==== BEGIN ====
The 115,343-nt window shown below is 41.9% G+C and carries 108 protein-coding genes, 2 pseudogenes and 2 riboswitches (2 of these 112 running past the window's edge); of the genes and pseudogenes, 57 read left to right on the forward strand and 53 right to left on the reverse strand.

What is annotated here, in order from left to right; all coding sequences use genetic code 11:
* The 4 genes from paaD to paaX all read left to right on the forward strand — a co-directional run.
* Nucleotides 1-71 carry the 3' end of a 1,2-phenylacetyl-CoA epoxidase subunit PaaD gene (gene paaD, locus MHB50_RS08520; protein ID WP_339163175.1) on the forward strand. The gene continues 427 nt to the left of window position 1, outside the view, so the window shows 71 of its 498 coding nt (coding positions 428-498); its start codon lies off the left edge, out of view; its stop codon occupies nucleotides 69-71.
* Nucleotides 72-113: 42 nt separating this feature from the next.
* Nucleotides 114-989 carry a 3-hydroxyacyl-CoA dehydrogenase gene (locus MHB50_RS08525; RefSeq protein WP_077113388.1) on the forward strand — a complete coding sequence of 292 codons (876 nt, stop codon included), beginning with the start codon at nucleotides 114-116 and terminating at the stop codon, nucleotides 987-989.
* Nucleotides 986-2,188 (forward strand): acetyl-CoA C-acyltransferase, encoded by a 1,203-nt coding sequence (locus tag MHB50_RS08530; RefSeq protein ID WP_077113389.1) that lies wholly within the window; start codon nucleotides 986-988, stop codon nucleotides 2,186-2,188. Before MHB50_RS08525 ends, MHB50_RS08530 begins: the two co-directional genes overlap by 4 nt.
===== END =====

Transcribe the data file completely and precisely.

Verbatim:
The 115,343-nt window shown below is 41.9% G+C and carries 108 protein-coding genes, 2 pseudogenes and 2 riboswitches (2 of these 112 running past the window's edge); of the genes and pseudogenes, 57 read left to right on the forward strand and 53 right to left on the reverse strand.

What is annotated here, in order from left to right; all coding sequences use genetic code 11:
* The 4 genes from paaD to paaX all read left to right on the forward strand — a co-directional run.
* Nucleotides 1-71 carry the 3' end of a 1,2-phenylacetyl-CoA epoxidase subunit PaaD gene (gene paaD, locus MHB50_RS08520; protein ID WP_339163175.1) on the forward strand. The gene continues 427 nt to the left of window position 1, outside the view, so the window shows 71 of its 498 coding nt (coding positions 428-498); its start codon lies off the left edge, out of view; its stop codon occupies nucleotides 69-71.
* Nucleotides 72-113: 42 nt separating this feature from the next.
* Nucleotides 114-989 carry a 3-hydroxyacyl-CoA dehydrogenase gene (locus MHB50_RS08525; RefSeq protein WP_077113388.1) on the forward strand — a complete coding sequence of 292 codons (876 nt, stop codon included), beginning with the start codon at nucleotides 114-116 and terminating at the stop codon, nucleotides 987-989.
* Nucleotides 986-2,188 (forward strand): acetyl-CoA C-acyltransferase, encoded by a 1,203-nt coding sequence (locus tag MHB50_RS08530; RefSeq protein ID WP_077113389.1) that lies wholly within the window; start codon nucleotides 986-988, stop codon nucleotides 2,186-2,188. Before MHB50_RS08525 ends, MHB50_RS08530 begins: the two co-directional genes overlap by 4 nt.